He was also a recipient of the Knight's Cross of the Iron Cross with Oak Leaves (German: Ritterkreuz des Eisernen Kreuzes mit Eichenlaub). The Knight's Cross of the Iron Cross and its higher grade Oak Leaves was awarded to recognize extreme battlefield bravery or successful military leadership.

Günther Radusch is credited with 65 aerial victories. He claimed one victory during the Spanish Civil War, the remaining 64 victories were all claimed at night in over 140 combat missions, including the destruction of 57 four-engine bombers. It is thought that he has obtained other 14 wins that he never claimed and that were never awarded.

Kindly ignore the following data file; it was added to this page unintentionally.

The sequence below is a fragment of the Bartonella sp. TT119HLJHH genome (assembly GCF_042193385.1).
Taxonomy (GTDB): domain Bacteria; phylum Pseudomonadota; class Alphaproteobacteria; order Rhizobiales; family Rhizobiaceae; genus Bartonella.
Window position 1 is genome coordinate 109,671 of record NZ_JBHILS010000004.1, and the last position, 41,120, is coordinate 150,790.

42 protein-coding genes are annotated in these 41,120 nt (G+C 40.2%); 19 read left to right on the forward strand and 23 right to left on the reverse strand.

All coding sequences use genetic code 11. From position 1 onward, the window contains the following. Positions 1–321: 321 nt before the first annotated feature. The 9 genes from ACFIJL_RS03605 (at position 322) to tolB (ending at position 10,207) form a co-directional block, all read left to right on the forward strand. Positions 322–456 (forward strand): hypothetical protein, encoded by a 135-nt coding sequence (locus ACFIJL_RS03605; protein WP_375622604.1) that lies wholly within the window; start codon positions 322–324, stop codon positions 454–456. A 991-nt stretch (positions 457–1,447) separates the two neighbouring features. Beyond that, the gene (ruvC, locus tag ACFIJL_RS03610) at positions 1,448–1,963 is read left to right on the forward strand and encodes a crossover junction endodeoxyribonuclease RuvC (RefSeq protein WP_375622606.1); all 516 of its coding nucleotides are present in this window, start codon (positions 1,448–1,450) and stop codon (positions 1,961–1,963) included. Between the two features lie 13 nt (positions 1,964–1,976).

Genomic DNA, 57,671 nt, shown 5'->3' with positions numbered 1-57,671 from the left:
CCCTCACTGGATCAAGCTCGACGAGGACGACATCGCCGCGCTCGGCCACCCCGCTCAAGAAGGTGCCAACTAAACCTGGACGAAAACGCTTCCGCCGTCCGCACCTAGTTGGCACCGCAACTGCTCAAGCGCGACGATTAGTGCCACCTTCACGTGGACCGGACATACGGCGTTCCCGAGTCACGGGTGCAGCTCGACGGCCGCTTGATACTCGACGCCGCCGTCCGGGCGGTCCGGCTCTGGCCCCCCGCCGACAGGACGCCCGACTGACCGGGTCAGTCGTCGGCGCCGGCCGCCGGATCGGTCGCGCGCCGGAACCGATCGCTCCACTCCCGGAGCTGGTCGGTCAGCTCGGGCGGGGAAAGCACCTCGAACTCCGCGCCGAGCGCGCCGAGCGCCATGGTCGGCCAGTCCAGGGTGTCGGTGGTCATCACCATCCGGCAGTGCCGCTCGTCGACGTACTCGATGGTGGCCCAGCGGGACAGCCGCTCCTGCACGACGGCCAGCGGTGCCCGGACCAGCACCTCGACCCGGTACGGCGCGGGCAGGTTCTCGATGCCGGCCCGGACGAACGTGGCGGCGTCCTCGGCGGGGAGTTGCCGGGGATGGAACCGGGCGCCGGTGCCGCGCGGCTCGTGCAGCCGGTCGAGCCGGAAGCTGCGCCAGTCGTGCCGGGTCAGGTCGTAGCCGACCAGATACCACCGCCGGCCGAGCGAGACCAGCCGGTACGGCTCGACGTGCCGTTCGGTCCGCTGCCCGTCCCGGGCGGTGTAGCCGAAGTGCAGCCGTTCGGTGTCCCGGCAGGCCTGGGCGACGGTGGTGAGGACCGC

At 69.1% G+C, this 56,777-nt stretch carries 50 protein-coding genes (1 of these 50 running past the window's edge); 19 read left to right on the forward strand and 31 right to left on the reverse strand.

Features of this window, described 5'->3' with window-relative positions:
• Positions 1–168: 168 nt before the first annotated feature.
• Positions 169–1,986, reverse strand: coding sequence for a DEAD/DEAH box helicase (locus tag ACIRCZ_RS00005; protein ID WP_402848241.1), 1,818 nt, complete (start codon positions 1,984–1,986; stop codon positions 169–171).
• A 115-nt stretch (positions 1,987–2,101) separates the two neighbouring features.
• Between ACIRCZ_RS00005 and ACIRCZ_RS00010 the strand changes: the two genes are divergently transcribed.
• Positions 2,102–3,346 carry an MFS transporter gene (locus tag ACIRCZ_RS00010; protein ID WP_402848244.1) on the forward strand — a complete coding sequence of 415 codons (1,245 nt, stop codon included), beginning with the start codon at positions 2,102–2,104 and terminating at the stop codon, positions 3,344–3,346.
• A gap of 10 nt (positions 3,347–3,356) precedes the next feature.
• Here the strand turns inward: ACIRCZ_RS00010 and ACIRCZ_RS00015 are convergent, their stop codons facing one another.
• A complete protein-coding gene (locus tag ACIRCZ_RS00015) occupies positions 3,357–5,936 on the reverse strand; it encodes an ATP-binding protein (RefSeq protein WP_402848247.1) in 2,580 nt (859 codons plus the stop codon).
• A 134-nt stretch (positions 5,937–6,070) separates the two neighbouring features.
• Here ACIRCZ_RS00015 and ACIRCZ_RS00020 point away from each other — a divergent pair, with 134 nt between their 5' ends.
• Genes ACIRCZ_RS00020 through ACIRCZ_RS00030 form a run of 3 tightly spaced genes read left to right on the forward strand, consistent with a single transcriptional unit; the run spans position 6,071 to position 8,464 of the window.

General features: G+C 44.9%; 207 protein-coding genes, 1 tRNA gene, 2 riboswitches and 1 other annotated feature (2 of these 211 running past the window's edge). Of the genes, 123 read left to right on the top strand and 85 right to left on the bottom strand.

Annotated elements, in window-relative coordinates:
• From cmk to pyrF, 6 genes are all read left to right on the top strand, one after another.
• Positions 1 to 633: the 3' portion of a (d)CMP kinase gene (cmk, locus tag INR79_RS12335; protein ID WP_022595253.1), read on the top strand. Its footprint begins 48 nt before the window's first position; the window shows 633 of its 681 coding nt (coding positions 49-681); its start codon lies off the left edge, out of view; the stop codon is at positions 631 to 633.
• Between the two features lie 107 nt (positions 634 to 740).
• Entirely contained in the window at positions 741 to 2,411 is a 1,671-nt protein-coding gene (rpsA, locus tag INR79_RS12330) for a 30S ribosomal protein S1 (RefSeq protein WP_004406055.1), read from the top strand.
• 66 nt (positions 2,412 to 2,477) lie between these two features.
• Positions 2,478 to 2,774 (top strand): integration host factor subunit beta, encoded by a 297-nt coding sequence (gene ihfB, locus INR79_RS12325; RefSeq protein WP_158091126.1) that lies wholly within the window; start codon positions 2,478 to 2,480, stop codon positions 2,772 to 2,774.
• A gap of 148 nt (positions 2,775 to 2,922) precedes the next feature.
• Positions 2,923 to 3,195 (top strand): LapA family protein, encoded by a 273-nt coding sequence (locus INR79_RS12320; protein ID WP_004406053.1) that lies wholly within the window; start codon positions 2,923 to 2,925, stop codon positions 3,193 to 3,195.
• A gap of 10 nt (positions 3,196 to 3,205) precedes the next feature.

Radusch, an enthusiastic glider pilot as a student, joined the military service of the Heer before transferring to the Luftwaffe. Radusch and nine others, among them Günther Lützow, Wolfgang Falck and Hannes Trautloft, were recommended for Sonderausbildung (special training) at the Lipetsk fighter-pilot school in Russia.

He was sent to Spain as part of the Condor Legion in October 1936 as a Lieutnant. He claimed his only aerial victory in the Spanish Civil War on 22 April 1937. Together with fellow pilot Feldwebel Franz Heilmayer of 2./Jagdgruppe 88, they each claimed one Polikarpov I-15 shot down, one of which was flown by Felipe del Río Crespo, a seven-victory ace.

Radusch also tested the Heinkel He.112 5-1 under combat conditions in Spain. For his services in Spain, he received the Spanish Cross in Gold with Swords (Spanienkreuz in Gold mit Schwertern). Günther Radusch died on 29 July 1988.

Fritz Schupp